Champion of care
Memorial’s Centre for Social Enterprise (CSE) has received a national award for its efforts to bolster healthy communities through purchasing power.
The centre recently received a Social Procurement Champion Award from Buy Social Canada, a national organization that aims to redefine how goods and services are bought and sold through social procurement advocacy, education and consulting.
“Our work in social procurement over the past year is our first major effort in this particular area so it’s incredibly humbling to receive this honour from Buy Social Canada,” said Dr. Gillian Morrissey, the centre’s manager. “It validates the work we’re doing and further motivates us to continue on this path.”
Social procurement includes practices, policies or strategies that build additional value into purchasing and spending. This value may be environmental, cultural or social.
“Together, with our local partners, we aim to make social procurement the rule, not the exception, in Newfoundland and Labrador,” said Dr. Morrissey.
Created to be different
The CSE was launched in 2017 through a unique partnership between the Faculty of Business Administration and the Schools of Social Work and Music.
It was created to enhance the quality of human experience by nurturing social entrepreneurs, strengthening social enterprises and driving social innovation throughout the province – fostering what the CSE calls an “economy of care.”
“Social procurement is a critical component of the economy of care,” said Dr. Morrissey. “It’s a tool to create value through purchasing policies and strategies. Even individual consumers can create social, economic, cultural or environmental impact with their personal purchases.”
“Social procurement is a critical component of the economy of care.”
Buy Social Canada’s awards program aims to shine a light on organizations doing important work to support and advance social procurement in their communities, said Executive Director Elizabeth Chick-Blount.
“We’re thrilled to recognize the hard work and dedication towards social procurement and social enterprise at Memorial,” she said. “The Centre for Social Enterprise has grounded its work in community and is working hard to inspire and support future leaders who will help to transform the marketplace.”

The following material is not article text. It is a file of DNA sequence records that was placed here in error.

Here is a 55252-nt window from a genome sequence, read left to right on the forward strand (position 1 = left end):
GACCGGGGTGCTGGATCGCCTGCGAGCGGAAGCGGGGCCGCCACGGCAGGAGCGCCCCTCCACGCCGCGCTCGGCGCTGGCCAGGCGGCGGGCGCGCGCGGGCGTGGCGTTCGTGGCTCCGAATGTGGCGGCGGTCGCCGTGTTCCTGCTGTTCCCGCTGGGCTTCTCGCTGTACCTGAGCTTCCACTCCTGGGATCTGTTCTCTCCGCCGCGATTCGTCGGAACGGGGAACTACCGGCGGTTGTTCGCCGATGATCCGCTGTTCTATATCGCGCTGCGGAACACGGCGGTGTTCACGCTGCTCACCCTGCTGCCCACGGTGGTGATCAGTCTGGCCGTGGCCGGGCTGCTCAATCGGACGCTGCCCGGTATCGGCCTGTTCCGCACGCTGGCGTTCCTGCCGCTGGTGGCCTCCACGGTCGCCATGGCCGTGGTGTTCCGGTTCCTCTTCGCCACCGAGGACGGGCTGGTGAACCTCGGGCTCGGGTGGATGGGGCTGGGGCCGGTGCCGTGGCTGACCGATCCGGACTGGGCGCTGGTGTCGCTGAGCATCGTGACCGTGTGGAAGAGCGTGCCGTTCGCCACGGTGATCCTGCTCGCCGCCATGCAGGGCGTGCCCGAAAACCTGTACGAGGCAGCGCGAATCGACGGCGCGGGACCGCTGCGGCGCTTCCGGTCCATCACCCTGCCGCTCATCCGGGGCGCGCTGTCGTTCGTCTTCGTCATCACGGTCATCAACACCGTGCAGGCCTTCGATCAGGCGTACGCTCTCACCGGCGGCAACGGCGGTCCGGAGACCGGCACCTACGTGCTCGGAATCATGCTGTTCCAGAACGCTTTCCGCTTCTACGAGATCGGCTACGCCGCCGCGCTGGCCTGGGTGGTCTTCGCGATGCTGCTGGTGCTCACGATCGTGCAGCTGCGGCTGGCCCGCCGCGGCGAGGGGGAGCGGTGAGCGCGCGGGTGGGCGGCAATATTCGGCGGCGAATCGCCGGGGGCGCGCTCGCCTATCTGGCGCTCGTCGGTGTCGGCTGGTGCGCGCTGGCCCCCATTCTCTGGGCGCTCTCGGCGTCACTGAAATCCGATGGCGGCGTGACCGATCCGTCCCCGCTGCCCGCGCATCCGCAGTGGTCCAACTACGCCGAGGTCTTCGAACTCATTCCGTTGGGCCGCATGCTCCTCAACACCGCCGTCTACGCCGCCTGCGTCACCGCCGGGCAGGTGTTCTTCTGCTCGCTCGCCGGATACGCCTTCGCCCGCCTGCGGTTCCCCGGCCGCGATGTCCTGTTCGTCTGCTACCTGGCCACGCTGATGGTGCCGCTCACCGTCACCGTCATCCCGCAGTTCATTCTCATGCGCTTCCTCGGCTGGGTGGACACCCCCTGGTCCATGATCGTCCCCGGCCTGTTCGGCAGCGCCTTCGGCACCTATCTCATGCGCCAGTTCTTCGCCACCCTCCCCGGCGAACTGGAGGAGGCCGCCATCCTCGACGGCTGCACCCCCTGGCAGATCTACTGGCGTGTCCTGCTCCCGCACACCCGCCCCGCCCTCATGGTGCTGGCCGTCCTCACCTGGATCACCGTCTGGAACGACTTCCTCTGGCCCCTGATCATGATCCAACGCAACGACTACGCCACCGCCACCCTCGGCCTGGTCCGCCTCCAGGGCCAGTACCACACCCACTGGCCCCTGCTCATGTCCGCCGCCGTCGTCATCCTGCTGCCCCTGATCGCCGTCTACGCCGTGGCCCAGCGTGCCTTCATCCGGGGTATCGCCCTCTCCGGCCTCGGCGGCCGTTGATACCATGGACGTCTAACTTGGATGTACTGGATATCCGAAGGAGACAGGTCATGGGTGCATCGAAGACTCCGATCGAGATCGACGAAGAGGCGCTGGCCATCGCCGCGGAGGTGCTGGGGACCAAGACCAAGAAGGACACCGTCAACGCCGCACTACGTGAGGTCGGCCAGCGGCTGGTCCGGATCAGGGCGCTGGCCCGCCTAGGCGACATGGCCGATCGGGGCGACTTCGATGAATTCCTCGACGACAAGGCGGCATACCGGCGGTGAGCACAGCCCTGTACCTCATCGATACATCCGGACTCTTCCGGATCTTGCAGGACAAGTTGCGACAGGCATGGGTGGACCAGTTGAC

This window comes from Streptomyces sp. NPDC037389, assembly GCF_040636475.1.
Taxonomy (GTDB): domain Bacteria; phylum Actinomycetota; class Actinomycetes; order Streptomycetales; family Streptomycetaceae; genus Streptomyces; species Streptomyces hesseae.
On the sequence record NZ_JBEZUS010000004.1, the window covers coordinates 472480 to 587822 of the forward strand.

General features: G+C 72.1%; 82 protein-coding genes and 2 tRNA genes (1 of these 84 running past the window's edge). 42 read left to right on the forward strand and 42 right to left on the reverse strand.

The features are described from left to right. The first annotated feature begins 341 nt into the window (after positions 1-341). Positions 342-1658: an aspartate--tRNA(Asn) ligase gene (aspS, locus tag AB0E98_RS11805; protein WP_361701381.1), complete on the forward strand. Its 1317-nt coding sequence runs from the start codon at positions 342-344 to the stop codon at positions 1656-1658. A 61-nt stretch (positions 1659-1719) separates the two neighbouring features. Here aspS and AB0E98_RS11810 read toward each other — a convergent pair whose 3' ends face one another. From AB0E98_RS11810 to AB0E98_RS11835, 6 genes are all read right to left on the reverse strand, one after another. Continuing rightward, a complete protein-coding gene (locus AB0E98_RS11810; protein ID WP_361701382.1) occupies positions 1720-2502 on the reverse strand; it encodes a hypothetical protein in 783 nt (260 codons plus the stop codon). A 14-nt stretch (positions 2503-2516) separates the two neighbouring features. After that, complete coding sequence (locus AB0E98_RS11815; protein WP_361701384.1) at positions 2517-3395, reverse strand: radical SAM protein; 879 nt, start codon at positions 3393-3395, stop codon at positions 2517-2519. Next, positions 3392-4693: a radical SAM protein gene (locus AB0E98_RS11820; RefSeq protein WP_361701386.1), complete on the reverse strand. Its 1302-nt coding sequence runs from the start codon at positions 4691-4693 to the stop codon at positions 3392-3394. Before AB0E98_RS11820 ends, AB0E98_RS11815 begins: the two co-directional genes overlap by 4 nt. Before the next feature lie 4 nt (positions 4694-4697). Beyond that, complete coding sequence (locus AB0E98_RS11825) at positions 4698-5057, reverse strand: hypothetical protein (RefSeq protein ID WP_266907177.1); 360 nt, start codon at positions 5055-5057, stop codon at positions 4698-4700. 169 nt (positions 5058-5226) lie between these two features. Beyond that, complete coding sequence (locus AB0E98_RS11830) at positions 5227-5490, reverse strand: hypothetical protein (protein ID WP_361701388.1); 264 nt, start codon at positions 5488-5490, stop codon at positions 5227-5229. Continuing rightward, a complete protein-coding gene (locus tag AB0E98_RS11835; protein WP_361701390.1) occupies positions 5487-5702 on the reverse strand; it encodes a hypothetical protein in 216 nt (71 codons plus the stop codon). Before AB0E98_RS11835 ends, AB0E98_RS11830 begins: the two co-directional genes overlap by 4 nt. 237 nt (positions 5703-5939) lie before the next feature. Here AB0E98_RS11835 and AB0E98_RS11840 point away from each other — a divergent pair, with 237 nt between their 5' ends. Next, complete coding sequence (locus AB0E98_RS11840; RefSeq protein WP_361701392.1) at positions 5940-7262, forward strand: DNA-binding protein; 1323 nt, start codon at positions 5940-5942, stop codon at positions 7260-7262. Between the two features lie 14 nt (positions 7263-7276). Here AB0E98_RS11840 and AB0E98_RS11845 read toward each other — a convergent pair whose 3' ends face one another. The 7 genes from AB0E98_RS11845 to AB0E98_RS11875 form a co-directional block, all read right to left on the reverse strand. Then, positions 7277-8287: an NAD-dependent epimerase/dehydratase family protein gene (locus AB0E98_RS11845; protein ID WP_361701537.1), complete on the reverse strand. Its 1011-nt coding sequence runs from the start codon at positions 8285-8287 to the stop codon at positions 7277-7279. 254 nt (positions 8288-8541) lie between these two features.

Among its achievements in the social procurement space is leading the founding of the Newfoundland and Labrador Social Enterprise and Innovation Coalition.
The CSE is one of nine organizations involved in the coalition, which aims to promote social innovation, strengthen social enterprises and develop a well-articulated social finance ecosystem.
In November of 2022, the coalition hosted the province’s first Social Procurement Summit, which brought together 89 leaders from 49 organizations to examine what social procurement could look like in Newfoundland and Labrador.
Six recommendations emerged from the summit that aim to create a sustainable and adaptable framework to inform the provincial government’s Social Procurement Policy for public sector buying. This policy is currently being developed by the Public Procurement Agency.
Mariana Jiménez Ojeda, CSE’s social finance and impact investment project co-ordinator, says the centre practices what it preaches. For example, the centre uses Hungry Heart Café, a social enterprise of Stella’s Circle, to cater events.
“We believe business not as usual is the path to healthier communities.”
The centre also is a partner in the Atlantic Social Impact Summit being held in St. John’s this September.
“We believe that thriving social purpose organizations will lead to community prosperity,” said Ms. Jiménez Ojeda. “We believe business not as usual is the path to healthier communities.”
Buy Social Canada named two other organizations with 2023 Social Procurement Champion Awards.
Momentum supports social procurement and social enterprise as a means to reduce poverty in Calgary.
We Want to Work is a collaboration between social enterprises and business sectors that supports social, economic and environmental health in Manitoba.